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Russia blames Ukrainian airstrike for gas depot blast

“I can neither confirm nor reject the claim that Ukraine was involved,” the country's foreign minister said in response to reporters’ questions.
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A Russian official blamed a Ukrainian airstrike for a blast at an oil depot in the city of Belgorod on Friday. If confirmed, it would be the first attack of its kind since Russia's invasion of Ukraine on Feb. 24.

Vyacheslav Gladkov, the governor of Belgorod, which is close to the Ukrainian border, said a fire at the depot was the result of “an airstrike from two helicopters of the armed forces of Ukraine."

Nobody was killed or injured, he added in a statement on his official Telegram channel.  

Ukrainian Foreign Minister Dmytro Kuleba would not comment on his country's involvement in the incident.

Image: A view shows a fuel depot on fire in Belgorod
The fuel depot in Belgorod, Russia, burned on Friday. BelPressa / via Reuters

“I can neither confirm nor reject the claim that Ukraine was involved in this simply because I do not possess all the military information,” Kuleba said in response to reporters’ questions.

The Ukrainian Ministry of Defense did not respond to NBC News’ requests for comment.

NBC News could not independently verify the claim the Ukrainian armed forces were responsible. Footage verified by NBC News showed a large fire and plumes of black smoke at the oil and natural gas fuel depot in Belgorod.

The allegation, the first time Russia has accused Ukrainian forces of launching an air strike on Russian soil, follows warnings from Western powers that Moscow may stage “false flag” attacks to justify launching or escalating the conflict.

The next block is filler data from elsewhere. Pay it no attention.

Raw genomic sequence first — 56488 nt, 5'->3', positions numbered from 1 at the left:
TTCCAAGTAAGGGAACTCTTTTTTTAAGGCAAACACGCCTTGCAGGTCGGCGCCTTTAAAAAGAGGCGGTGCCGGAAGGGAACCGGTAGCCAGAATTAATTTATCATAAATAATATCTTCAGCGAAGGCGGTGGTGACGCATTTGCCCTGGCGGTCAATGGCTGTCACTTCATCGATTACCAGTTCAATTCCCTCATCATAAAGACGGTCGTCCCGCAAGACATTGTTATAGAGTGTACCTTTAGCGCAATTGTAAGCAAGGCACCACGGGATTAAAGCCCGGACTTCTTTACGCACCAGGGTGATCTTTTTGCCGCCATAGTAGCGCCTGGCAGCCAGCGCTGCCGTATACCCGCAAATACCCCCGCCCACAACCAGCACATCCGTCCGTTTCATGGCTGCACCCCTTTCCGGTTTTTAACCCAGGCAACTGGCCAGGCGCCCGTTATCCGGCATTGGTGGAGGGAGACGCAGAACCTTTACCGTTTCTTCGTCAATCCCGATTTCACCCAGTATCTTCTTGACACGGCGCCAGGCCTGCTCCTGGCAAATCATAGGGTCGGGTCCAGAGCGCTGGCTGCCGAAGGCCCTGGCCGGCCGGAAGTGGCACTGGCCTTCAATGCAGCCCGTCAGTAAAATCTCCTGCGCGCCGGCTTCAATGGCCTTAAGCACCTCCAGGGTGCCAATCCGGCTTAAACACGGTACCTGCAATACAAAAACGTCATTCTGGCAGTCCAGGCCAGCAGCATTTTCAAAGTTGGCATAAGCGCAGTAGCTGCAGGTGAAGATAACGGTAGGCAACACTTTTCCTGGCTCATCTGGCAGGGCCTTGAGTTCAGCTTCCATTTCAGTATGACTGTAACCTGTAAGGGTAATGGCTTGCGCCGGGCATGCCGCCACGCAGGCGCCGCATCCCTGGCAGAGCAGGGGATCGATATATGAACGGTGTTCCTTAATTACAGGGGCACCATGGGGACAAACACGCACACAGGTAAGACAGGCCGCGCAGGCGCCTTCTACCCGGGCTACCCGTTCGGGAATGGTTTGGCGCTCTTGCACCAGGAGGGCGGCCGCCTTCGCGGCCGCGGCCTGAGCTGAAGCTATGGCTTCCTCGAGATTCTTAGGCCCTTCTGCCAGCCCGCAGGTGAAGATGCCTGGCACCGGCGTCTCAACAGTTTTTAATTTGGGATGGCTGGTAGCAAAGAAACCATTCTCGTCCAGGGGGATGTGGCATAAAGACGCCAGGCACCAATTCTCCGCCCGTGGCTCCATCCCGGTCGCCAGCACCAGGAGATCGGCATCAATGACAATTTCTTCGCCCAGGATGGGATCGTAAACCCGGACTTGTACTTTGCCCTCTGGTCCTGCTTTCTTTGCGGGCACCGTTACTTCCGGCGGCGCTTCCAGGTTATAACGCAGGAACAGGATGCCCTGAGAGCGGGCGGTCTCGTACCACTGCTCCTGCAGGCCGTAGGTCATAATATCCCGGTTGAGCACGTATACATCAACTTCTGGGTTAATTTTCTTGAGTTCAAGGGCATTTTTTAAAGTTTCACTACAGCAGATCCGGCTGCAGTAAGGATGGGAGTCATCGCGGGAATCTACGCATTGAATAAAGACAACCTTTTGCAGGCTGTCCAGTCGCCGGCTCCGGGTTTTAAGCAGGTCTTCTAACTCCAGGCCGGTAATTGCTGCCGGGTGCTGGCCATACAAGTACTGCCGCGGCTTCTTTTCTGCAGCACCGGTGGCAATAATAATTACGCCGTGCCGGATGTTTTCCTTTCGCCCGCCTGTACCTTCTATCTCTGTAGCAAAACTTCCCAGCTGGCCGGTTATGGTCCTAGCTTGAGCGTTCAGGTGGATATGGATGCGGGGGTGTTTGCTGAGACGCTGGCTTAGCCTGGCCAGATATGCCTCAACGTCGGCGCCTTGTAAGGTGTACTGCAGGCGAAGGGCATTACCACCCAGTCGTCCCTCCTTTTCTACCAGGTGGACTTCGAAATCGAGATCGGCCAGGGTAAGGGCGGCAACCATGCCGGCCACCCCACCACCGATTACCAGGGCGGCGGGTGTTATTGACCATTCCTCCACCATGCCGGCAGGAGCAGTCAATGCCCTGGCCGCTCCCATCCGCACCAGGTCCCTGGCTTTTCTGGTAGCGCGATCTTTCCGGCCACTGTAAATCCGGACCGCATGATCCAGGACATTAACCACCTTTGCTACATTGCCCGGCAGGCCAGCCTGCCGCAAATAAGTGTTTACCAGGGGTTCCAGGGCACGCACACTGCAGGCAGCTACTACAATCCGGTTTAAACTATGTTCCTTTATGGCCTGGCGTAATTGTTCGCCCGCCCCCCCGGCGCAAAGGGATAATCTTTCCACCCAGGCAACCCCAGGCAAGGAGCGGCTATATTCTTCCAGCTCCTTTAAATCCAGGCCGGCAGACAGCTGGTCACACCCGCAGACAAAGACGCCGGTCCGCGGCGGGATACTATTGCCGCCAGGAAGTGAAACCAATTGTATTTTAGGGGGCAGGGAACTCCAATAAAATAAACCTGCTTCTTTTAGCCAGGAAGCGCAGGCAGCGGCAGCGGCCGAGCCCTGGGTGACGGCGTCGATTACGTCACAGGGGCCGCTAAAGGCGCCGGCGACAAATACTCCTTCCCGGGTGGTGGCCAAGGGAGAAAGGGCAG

U.K.-based military analyst Joseph Dempsey analyzed videos of the alleged attack, and concluded that a Russian-made Hind variant of the Mil Mi-24 helicopter gunship was involved.

It was “unclear” whether the helicopter was operated by Ukrainian or Russian forces, added Dempsey, who is a research associate at the International Institute for Strategic Studies, a London-based think tank.

The munitions which appeared to have been used, particularly unguided rockets, “are primarily of Soviet origin and remain in use with both Russia and Ukraine,” he added.

Ukrainian forces are “capable of launching such an attack,” according to David Jordan, the director of the Freeman Air and Space Institute at King’s College London. “They have helicopter crews who are pretty competent and would be able to do this,” he said.

He added that without a proper assessment it was hard to work out exactly what happened, “but if the damage was pretty serious to an important part of the facility then that would more likely point to it being a Ukrainian attack.”

If it turned out the damage was minimal, he said that might point to it being a Russian false-flag operation, although he stressed it was “too early to judge.”

He added that even if it was the only operation the Ukrainians had planned, Moscow “would now have to be prepared for further attacks.”

Russia, meanwhile, showed support for ongoing peace talks with Ukraine, with Foreign Minister Sergey Lavrov saying during a visit to India that they “inevitably” had to continue.

Ukraine and Russia resumed peace talks on Friday in an online format, according to Ukrainian officials.